Jeff Ott Says: Jeff On Currency

From My World: The Ramblings of an Aging Gutter Punk, p84.

Jeff: cool, whose face do you think should be on the 1$ (sic) bill?

Vanessa: Billie Joe's

Jeff: right on

Maximum Rock N Roll Vs. Alternative Press: Letters To The Editor (January/February 2006)

Alex lets Tom know just what he thinks of him and his corporate crony backers in Maximum Rock N Roll #273 February 2006, P9.

Hey MRR and readers –
Over the past few months a lot of punk, punk bands andpunk zines have joined the internet site known as I joined it myself until I realized how lame it was. Now it seems that more than 50% of the DIY punk scene has a page on this corporate site, how lame is that? Do I really need to explain why it is so lame? Every corporate asshole and his mom is on this site. It is financed by some shitty advertisements. The shittiest bands on earth have their page. It supports everything we’re against. It sucks, plain and simple. It’s like the whole DIY punk scene has turned into an internet version of the Warped Tour all of a sudden. Seeing all my favorite bands go on this site I feel really bad for what the punk scene has become. What happened to saying, “fuck you” to corporations?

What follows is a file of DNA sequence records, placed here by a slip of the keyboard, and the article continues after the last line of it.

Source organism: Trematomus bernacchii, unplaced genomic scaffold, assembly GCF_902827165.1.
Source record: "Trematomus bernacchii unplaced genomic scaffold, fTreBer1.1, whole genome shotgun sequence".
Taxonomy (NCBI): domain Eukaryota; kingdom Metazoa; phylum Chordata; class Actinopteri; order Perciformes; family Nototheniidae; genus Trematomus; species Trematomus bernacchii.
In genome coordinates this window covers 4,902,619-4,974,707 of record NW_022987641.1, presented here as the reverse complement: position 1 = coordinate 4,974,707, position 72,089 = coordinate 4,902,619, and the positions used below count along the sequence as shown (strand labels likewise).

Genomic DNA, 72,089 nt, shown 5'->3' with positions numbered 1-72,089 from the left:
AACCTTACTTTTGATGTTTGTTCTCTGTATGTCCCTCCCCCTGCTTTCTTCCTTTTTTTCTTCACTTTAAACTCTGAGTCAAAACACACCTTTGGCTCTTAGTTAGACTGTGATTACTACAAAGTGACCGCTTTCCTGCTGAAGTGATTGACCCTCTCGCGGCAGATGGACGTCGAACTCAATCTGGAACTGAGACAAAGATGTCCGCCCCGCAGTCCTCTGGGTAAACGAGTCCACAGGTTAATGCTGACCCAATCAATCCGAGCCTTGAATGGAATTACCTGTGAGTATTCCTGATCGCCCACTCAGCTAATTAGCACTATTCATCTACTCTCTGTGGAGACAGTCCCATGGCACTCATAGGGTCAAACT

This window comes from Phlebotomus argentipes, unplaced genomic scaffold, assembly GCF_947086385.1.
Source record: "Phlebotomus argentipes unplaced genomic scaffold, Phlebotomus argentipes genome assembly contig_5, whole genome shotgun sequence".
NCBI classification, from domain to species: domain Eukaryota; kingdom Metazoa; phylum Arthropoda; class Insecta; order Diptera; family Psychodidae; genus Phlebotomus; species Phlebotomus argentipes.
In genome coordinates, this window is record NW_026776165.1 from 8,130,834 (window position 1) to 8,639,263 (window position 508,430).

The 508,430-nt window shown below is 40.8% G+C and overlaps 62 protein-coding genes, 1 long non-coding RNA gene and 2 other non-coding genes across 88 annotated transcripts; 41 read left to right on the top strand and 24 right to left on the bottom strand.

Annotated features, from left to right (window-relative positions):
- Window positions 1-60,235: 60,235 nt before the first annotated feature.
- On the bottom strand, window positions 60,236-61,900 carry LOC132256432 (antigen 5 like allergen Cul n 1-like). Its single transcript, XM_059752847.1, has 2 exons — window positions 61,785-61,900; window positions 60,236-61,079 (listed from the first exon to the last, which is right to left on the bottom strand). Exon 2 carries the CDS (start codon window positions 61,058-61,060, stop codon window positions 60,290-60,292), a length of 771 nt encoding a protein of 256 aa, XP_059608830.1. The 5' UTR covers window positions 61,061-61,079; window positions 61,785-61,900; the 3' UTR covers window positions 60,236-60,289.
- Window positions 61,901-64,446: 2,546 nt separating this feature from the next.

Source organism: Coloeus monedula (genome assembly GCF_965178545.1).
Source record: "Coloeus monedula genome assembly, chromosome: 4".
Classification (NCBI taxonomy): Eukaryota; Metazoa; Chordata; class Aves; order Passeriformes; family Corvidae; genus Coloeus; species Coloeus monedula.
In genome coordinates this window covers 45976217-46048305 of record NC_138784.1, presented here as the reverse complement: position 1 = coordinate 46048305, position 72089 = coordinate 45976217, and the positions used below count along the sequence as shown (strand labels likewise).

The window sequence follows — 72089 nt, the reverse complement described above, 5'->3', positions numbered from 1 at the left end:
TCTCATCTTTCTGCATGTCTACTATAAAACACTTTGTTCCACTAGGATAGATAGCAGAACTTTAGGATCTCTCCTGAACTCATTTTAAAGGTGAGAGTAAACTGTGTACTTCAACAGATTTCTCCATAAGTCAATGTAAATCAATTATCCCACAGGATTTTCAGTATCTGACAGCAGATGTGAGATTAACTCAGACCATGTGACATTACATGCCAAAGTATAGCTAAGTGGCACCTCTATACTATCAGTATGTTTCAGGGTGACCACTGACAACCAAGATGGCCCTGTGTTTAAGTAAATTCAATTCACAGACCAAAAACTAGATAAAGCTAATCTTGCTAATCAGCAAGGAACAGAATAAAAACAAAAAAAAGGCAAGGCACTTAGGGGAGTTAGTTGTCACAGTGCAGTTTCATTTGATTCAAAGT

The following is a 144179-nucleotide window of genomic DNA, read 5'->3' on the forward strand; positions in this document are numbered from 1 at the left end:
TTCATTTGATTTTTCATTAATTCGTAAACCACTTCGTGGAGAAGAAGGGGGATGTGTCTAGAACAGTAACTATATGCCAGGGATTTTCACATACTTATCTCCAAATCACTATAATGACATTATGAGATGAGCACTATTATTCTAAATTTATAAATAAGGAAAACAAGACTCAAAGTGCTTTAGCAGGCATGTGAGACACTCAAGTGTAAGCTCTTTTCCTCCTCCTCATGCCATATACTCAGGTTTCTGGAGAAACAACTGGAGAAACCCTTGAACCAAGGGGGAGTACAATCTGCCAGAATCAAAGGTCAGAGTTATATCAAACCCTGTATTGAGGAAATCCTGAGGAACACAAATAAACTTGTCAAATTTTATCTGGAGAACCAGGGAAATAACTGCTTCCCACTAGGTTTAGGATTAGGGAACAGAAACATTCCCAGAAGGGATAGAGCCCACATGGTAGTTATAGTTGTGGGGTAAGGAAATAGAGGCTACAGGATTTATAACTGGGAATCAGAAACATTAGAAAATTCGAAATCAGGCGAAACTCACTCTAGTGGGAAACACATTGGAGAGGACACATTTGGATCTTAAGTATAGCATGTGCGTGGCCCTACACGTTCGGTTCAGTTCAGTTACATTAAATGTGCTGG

I don’t blame anyone, this shit is addictive, and is a very good and quite genius marketing plan.

Now please read this. This part of the “ Terms of Use and Agreement”. You can see it on their site, even before being a member.

“Proprietary Rights in Content on owns and retains all proprietary rights in the Website and the Service.”


If you still don’t get it, it means that everything that is on the website legally belongs to MySpace, and to become a member, you’re giving them the right to do whatever the fuck they want with your bands (sic) songs and pictures.